Sometimes QuickBooks users want to migrate from their desktop edition (Pro, Premier, or Enterprise) to QuickBooks Online. It’s supposed to be a hassle-free migration. What if it’s not?

The main kink people run into is file size. There is a 200MB limit on file size to do the migration. (This limit was 140MB until not long ago.) So if your QBW file is over that limit, you can’t create the special “Copy for QuickBooks Online” file in QuickBooks. And you therefore can’t import your desktop data to the QuickBooks Online system.

What to do?

1. You can export your company lists out of your desktop file and import the lists into QuickBooks Online. You would then need to enter in beginning balances or reenter open transactions.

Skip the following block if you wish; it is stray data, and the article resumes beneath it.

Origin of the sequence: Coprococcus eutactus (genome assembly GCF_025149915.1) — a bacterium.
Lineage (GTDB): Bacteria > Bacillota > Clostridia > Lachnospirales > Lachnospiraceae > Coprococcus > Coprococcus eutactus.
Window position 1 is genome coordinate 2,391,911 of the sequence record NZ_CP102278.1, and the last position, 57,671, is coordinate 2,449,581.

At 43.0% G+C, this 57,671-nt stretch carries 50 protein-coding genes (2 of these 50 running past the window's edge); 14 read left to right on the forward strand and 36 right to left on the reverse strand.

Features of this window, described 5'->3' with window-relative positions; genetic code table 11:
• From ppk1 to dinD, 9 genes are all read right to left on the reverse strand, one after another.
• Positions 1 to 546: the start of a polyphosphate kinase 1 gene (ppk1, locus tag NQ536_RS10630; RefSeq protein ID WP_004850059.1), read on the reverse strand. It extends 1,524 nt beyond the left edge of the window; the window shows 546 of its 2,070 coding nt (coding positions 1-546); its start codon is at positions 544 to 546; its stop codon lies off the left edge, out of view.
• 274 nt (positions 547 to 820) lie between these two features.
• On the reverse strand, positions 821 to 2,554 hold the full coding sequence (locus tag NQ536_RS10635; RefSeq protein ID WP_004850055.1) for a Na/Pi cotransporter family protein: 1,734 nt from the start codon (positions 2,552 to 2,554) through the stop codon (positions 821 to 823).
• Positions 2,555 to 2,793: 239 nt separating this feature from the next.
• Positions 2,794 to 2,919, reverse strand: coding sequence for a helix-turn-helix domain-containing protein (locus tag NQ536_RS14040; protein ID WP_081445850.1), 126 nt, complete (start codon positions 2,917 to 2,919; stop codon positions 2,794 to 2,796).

2. You can use some third party tools to export and import transaction-level data from your QuickBooks company file into QuickBooks Online.

3. You can use the QuickBooks Online File Preparation Service. This service provides a turnkey solution to the problem: An importable OE.QBW file is returned to you that is ready to be imported into QuickBooks Online. By removing some of the oldest information, the 200MB limit can be observed even if your original QBW file is larger than 200MB.

Have you migrated QuickBooks desktop data to QuickBooks Online? How did it go?

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When we supercondense data for a client, they most often will also retain a copy of their original file for historical reporting purposes, while using the smaller, speedy file we return to them for their day-to-day use.

How do you keep track of different versions of your data? How do you keep your team from getting confused, and possibly entering new data into an old file?

There a couple tricks you can use to keep everything straight: